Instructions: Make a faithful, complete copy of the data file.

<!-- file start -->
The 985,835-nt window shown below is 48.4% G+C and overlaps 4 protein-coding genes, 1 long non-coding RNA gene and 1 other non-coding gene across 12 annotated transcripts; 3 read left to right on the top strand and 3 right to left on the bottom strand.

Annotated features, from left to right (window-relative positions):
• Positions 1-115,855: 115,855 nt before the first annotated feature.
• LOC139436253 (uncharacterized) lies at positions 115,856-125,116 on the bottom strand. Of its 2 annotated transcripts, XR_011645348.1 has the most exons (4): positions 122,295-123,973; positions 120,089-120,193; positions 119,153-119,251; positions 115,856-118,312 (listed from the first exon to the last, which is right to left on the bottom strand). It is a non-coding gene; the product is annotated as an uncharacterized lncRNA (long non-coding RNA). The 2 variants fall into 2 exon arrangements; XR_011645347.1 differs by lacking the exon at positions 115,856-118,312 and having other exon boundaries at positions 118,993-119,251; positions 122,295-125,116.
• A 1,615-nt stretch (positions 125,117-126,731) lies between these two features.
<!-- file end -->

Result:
The 985,835-nt window shown below is 48.4% G+C and overlaps 4 protein-coding genes, 1 long non-coding RNA gene and 1 other non-coding gene across 12 annotated transcripts; 3 read left to right on the top strand and 3 right to left on the bottom strand.

Annotated features, from left to right (window-relative positions):
• Positions 1-115,855: 115,855 nt before the first annotated feature.
• LOC139436253 (uncharacterized) lies at positions 115,856-125,116 on the bottom strand. Of its 2 annotated transcripts, XR_011645348.1 has the most exons (4): positions 122,295-123,973; positions 120,089-120,193; positions 119,153-119,251; positions 115,856-118,312 (listed from the first exon to the last, which is right to left on the bottom strand). It is a non-coding gene; the product is annotated as an uncharacterized lncRNA (long non-coding RNA). The 2 variants fall into 2 exon arrangements; XR_011645347.1 differs by lacking the exon at positions 115,856-118,312 and having other exon boundaries at positions 118,993-119,251; positions 122,295-125,116.
• A 1,615-nt stretch (positions 125,117-126,731) lies between these two features.